Setting resolution to Verified Fixed on: Mozilla/5.0 (Macintosh; Intel Mac OS X 10.7; rv:9.0) Gecko/20100101 Firefox/9.0 beta 3 Mozilla/5.0 (Macintosh; Intel Mac OS X 10.7; rv:10.0a2) Gecko/20111124 Firefox/10.0a2 Mozilla/5.0 (Macintosh; Intel Mac OS X 10.7; rv:11.0a1) Gecko/20111124 Firefox/11.0a1 I've used a magic mouse with two-finger swipe function active. The back/forward procedure is made instantly, it lags only when the site is loading but I think this is due to internet connection.
(In reply to Steven Michaud from comment #43) > Oops, I mixed you up with Alex Faaborg (who wrote bug 668953 comment > #158). Sorry :-( It happens, no worries. :) > But my main points still stand. Nobody has yet made a convincing case > for backing out my patch for bug 668953. And to hold an informed > discussion on bug 668953 you also need to look at its possible > alternatives -- the patches for bug 678392 and bug 698761. The problem basically comes down to "first, do no harm". Doing the back/forward accidentally — and it's very easy to do this unintentionally without the animation, I do it multiple times a day myself — causes confusion, and in some cases unwanted (blocking!) dialog boxes. It's better to ship without this than to ship with an implementation that has unwanted side effects. The action and the animation should land together. Especially since you already have an implementation of this, it can't hurt to delay it until it's ready to land together. I will try the tryserver builds tomorrow, thanks for pointing me to them, and for realizing that I'm the other Alex. :)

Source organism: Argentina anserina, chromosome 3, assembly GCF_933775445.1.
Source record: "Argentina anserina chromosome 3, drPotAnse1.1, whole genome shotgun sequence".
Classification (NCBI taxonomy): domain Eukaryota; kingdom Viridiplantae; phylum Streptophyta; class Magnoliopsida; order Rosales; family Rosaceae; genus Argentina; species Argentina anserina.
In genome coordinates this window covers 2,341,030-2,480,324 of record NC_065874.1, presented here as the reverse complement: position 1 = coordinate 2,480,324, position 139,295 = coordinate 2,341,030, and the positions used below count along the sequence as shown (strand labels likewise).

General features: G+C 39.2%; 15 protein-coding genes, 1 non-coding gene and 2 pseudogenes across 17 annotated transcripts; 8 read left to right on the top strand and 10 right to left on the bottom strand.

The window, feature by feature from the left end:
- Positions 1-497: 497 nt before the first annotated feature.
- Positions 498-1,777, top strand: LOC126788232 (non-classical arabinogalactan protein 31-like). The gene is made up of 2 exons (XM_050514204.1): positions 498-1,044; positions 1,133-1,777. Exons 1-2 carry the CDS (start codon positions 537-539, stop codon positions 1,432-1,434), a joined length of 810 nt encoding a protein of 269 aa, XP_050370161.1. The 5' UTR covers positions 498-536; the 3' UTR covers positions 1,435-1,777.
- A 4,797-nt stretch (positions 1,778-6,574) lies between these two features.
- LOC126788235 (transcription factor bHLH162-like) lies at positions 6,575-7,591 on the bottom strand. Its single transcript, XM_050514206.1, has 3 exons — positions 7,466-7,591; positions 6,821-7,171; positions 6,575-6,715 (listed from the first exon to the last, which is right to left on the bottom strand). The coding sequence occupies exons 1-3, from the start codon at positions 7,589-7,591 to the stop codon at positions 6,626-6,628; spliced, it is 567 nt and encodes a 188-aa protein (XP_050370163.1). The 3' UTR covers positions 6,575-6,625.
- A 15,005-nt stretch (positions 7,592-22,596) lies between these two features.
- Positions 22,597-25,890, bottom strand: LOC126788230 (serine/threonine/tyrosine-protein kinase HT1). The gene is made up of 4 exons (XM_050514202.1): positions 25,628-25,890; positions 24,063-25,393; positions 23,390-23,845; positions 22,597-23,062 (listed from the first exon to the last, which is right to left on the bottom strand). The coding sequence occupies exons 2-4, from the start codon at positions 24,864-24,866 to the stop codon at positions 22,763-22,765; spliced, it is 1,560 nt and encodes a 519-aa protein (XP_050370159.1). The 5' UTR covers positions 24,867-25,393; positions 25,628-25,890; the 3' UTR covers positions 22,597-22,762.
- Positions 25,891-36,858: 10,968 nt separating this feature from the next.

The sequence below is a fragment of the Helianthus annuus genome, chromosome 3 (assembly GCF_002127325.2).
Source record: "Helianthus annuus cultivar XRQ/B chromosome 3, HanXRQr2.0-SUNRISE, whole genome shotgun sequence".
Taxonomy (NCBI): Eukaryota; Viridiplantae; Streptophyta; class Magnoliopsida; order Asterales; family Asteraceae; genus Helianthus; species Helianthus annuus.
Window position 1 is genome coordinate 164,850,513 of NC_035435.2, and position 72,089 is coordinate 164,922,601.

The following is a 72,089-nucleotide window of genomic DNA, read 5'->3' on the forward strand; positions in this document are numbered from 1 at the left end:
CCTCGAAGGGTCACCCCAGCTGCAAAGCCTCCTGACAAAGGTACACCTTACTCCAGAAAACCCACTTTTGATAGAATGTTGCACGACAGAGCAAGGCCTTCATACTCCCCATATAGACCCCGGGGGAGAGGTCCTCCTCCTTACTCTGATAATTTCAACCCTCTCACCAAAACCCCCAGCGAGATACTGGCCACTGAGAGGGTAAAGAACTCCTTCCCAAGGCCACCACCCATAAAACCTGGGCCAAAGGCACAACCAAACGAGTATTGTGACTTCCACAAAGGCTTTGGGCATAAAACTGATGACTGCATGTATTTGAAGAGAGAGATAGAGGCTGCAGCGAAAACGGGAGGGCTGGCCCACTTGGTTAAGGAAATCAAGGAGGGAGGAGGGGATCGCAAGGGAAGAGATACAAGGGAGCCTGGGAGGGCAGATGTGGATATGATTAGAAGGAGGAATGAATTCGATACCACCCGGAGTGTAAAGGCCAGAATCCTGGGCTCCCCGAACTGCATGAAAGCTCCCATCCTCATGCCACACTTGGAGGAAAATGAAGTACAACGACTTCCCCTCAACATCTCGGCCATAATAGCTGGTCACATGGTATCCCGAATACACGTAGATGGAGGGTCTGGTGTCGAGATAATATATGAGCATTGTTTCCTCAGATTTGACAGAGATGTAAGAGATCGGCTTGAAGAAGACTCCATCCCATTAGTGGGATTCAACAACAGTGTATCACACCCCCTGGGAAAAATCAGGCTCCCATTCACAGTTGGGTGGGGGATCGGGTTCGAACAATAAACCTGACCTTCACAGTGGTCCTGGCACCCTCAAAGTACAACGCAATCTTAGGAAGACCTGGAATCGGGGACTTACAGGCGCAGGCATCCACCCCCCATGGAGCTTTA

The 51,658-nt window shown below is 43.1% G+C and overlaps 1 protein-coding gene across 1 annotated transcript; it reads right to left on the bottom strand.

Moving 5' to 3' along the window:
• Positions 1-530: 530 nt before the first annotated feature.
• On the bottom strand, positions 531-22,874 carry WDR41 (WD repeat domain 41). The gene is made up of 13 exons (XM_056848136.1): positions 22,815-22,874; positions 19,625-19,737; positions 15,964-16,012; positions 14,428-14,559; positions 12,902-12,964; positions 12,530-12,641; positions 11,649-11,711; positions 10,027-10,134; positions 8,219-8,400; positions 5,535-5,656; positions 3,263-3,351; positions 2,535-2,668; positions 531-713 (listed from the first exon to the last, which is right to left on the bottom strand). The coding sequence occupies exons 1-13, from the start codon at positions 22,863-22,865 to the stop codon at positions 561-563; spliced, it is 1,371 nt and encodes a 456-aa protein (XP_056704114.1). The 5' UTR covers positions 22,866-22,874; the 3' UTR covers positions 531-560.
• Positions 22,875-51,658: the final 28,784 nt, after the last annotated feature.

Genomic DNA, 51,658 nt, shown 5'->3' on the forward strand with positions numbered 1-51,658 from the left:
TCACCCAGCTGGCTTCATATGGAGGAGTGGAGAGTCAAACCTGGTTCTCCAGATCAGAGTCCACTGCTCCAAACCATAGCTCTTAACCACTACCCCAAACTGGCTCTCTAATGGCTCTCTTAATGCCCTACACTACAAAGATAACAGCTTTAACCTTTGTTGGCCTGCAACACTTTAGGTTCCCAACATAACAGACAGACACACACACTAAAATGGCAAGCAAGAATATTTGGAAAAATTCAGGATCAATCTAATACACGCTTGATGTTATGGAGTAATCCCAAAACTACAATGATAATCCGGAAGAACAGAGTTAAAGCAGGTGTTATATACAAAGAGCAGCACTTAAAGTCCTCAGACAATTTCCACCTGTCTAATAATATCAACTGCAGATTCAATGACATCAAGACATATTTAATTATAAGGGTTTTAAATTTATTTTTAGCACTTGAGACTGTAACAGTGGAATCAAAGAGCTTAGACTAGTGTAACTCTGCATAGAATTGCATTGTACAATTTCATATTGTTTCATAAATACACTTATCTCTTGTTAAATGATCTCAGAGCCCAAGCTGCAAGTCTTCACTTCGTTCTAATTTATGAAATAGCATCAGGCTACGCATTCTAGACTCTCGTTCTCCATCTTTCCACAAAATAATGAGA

(In reply to comment #47) > The problem basically comes down to "first, do no harm". OK. This is certainly reasonable. The problem is that, given the high demand for support for the two-finger horizontal swipe, we also do a certain amount of harm by continuing not to support it. So we need to weigh the "harms". > and in some cases unwanted (blocking!) dialog boxes This is another concrete example of the harm caused by implementing the two-finger horizontal swipe without implementing animation to help users track it. We need more of these! Please write it up with detailed STR at bug 668953. I'm not (in principle) opposed to backing out my patch for bug 668953. I *am* opposed to doing it thoughtlessly, without having properly considered all the alternatives. At least for now, I'm inclined to think we should quickly land some kind of animation support in time for the 9.0 release -- presumably my patch for bug 698761 (since the patch for bug 678392 is so complex, though even I think it's clearly better). But even that raises a host of issues (not least that neither patch's animation is smooth on busy pages).
You need to log in before you can comment on or make changes to this bug.